The underlying pathogenic mechanisms of T1D partial remission remain poorly described. It has been suggested that it is likely to be due to a partial β-cell recovery with improved endogenous insulin production and changes in peripheral insulin resistance due to β-cell rest after the onset of insulin therapy [14]. However, recent studies have shown that this explanation seems incomplete [20, 29]. It is currently hypothesized that the honeymoon phase occurs due to a transient recovery of adaptive immune tolerance, but there is a lack of reliable biomarkers that can echo the decrease in the autoimmune aggression, allowing β-cell replication [30]. In this scenario, there would be an increase in endogenous insulin secretion, although the reduction of the islet glucotoxic environment favoured by the onset of insulin therapy may contribute to an improvement in the function of the remaining β-cells. The main features of this interesting stage are summarized in Table 1. However, further research is needed to determine the metabolic and immunological significance of the T1D remission phase especially in children.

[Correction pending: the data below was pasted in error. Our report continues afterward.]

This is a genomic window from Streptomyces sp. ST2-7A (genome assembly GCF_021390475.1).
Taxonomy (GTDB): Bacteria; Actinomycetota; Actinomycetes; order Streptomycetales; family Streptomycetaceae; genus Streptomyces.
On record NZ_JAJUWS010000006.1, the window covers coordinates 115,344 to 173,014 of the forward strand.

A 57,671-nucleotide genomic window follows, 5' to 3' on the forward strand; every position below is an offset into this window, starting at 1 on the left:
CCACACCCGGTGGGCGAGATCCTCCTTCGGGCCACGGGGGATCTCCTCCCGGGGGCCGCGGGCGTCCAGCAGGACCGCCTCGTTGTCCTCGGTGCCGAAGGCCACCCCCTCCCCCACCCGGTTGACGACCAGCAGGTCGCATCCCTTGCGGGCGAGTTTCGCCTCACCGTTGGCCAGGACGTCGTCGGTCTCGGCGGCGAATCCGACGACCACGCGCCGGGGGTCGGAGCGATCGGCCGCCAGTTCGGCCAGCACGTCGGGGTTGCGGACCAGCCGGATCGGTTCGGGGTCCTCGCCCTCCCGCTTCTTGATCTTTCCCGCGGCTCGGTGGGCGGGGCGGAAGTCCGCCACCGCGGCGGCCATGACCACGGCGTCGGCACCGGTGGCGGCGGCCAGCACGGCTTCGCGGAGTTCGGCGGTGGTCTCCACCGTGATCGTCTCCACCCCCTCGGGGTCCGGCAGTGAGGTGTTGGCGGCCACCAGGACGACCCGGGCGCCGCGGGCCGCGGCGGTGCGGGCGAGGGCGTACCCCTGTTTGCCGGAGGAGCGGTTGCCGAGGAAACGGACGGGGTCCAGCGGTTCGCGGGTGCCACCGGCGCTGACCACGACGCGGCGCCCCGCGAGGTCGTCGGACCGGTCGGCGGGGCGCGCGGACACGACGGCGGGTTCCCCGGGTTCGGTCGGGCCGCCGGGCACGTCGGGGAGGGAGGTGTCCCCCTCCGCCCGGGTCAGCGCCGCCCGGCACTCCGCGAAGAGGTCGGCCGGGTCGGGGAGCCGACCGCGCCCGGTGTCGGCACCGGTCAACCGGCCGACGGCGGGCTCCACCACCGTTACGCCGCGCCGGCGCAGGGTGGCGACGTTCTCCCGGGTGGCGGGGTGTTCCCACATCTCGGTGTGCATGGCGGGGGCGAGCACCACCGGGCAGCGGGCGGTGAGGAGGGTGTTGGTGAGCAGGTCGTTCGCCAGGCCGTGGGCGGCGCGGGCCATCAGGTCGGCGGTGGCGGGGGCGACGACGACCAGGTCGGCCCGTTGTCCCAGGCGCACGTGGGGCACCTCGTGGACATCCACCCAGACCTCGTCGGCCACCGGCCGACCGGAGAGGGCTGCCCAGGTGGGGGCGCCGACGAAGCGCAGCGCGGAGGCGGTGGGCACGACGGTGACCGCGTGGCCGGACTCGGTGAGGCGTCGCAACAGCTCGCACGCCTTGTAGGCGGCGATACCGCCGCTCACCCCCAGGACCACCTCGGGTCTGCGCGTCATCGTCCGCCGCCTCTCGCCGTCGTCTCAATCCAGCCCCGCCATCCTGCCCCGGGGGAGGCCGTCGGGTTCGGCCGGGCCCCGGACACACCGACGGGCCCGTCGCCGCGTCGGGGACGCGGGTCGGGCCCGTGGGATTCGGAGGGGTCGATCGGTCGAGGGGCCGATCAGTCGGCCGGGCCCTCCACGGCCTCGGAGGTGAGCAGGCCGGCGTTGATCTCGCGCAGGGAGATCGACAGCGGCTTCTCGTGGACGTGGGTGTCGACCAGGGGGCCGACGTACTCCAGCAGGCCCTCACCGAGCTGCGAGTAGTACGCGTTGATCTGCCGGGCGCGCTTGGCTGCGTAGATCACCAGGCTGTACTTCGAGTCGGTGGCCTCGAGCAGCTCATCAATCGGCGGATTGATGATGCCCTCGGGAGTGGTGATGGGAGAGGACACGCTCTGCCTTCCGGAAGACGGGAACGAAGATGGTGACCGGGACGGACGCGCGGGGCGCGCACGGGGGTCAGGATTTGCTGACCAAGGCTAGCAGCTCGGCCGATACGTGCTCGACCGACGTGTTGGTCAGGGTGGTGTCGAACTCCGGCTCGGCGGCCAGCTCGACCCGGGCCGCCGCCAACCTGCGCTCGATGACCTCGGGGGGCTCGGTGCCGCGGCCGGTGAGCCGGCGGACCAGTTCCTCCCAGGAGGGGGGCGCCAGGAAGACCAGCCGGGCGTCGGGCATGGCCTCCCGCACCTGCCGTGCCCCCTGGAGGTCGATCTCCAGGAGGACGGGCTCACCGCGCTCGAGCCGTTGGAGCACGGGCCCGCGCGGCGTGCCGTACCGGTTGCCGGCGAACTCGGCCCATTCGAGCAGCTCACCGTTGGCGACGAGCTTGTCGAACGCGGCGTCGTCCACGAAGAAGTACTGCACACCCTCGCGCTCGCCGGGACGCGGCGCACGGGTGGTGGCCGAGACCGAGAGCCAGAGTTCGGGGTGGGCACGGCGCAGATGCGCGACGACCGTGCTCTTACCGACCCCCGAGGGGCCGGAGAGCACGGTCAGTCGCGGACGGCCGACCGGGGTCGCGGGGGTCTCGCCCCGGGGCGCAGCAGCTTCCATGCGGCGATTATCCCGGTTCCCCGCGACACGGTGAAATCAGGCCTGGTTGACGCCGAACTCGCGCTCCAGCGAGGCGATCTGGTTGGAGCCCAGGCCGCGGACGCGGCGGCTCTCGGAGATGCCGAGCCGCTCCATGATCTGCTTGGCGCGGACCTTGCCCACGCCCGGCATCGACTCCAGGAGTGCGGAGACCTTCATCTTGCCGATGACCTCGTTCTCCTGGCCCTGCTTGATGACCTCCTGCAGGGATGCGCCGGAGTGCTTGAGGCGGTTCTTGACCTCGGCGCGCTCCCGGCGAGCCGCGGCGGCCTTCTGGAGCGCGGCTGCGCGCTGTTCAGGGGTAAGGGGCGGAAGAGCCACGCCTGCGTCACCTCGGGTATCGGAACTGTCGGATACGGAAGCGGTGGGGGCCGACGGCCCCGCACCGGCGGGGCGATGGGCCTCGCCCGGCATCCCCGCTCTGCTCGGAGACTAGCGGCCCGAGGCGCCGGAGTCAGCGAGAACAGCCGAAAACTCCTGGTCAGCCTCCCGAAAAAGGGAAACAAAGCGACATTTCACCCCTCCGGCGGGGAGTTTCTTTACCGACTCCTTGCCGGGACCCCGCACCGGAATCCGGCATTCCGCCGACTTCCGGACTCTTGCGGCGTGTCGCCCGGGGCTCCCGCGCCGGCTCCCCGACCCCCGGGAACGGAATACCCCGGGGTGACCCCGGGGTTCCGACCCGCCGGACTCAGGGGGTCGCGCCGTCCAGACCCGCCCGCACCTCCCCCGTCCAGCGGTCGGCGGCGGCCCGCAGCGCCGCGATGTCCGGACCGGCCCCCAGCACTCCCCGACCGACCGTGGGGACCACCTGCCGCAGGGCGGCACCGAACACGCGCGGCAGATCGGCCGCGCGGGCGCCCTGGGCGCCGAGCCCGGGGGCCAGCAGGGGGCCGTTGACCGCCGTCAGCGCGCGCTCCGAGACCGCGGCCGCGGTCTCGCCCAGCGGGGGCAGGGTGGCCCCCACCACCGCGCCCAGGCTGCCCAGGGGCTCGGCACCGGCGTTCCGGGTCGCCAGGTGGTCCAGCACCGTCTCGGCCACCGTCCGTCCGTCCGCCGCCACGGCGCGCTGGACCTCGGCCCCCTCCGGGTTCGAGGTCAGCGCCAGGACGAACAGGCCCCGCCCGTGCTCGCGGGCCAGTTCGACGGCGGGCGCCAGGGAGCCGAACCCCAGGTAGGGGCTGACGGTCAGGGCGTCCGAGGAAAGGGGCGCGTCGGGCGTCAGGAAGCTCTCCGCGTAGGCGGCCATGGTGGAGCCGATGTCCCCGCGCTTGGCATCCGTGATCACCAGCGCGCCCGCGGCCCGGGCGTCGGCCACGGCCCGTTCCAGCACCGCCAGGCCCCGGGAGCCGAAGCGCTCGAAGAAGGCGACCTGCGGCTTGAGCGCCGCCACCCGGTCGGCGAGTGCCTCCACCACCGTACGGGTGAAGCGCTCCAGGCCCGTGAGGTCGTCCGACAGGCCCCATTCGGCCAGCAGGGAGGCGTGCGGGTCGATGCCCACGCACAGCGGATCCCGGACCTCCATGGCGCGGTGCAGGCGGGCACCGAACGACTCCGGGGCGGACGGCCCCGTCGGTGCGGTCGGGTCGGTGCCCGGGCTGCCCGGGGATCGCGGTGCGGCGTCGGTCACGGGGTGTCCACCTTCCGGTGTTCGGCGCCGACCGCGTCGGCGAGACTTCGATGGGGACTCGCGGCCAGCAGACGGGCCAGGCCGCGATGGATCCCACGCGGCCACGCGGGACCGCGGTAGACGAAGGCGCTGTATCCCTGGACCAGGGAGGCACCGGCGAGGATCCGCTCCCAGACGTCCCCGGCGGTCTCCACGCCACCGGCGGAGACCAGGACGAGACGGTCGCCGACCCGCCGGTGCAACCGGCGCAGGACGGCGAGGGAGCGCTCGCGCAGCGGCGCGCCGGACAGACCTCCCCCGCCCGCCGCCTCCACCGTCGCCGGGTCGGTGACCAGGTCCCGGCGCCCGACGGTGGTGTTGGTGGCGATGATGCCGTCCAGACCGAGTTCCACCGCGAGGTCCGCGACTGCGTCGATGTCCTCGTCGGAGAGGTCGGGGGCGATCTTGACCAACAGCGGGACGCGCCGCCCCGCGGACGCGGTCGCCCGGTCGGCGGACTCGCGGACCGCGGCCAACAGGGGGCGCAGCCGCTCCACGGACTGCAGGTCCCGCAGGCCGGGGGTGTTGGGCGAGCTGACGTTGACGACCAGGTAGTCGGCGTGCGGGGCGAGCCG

Table 1.

Main features of the partial remission (honeymoon) phase in children

Main features of the partial remission (honeymoon) phase in children
Main features of the partial remission (honeymoon) phase in children